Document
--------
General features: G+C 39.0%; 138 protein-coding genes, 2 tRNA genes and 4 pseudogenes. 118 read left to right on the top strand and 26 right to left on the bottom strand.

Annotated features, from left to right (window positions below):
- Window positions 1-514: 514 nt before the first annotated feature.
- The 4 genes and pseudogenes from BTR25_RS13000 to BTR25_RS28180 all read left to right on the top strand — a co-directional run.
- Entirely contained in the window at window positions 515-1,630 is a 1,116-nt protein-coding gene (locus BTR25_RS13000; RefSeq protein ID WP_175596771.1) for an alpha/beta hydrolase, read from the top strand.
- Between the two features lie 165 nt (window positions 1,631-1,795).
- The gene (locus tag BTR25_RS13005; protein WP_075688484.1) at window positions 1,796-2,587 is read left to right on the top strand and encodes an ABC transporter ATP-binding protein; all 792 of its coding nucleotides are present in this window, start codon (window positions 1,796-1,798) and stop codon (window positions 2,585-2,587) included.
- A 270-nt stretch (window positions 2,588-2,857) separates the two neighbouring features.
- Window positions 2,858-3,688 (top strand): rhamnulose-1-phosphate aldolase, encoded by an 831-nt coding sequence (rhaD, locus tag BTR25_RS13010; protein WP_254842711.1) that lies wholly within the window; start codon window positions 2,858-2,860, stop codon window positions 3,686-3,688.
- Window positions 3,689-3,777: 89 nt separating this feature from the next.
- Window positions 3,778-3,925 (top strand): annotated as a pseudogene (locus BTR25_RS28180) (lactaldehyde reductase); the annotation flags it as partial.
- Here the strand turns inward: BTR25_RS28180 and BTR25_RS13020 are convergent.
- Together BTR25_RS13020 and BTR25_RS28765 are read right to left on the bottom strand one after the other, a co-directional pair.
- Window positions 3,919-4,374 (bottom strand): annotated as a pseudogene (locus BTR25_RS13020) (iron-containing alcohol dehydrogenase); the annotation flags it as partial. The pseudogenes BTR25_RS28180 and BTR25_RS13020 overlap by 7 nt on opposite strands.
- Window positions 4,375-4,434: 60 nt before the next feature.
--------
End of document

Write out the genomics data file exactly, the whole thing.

General features: G+C 39.0%; 138 protein-coding genes, 2 tRNA genes and 4 pseudogenes. 118 read left to right on the top strand and 26 right to left on the bottom strand.

Annotated features, from left to right (window positions below):
- Window positions 1-514: 514 nt before the first annotated feature.
- The 4 genes and pseudogenes from BTR25_RS13000 to BTR25_RS28180 all read left to right on the top strand — a co-directional run.
- Entirely contained in the window at window positions 515-1,630 is a 1,116-nt protein-coding gene (locus BTR25_RS13000; RefSeq protein ID WP_175596771.1) for an alpha/beta hydrolase, read from the top strand.
- Between the two features lie 165 nt (window positions 1,631-1,795).
- The gene (locus tag BTR25_RS13005; protein WP_075688484.1) at window positions 1,796-2,587 is read left to right on the top strand and encodes an ABC transporter ATP-binding protein; all 792 of its coding nucleotides are present in this window, start codon (window positions 1,796-1,798) and stop codon (window positions 2,585-2,587) included.
- A 270-nt stretch (window positions 2,588-2,857) separates the two neighbouring features.
- Window positions 2,858-3,688 (top strand): rhamnulose-1-phosphate aldolase, encoded by an 831-nt coding sequence (rhaD, locus tag BTR25_RS13010; protein WP_254842711.1) that lies wholly within the window; start codon window positions 2,858-2,860, stop codon window positions 3,686-3,688.
- Window positions 3,689-3,777: 89 nt separating this feature from the next.
- Window positions 3,778-3,925 (top strand): annotated as a pseudogene (locus BTR25_RS28180) (lactaldehyde reductase); the annotation flags it as partial.
- Here the strand turns inward: BTR25_RS28180 and BTR25_RS13020 are convergent.
- Together BTR25_RS13020 and BTR25_RS28765 are read right to left on the bottom strand one after the other, a co-directional pair.
- Window positions 3,919-4,374 (bottom strand): annotated as a pseudogene (locus BTR25_RS13020) (iron-containing alcohol dehydrogenase); the annotation flags it as partial. The pseudogenes BTR25_RS28180 and BTR25_RS13020 overlap by 7 nt on opposite strands.
- Window positions 4,375-4,434: 60 nt before the next feature.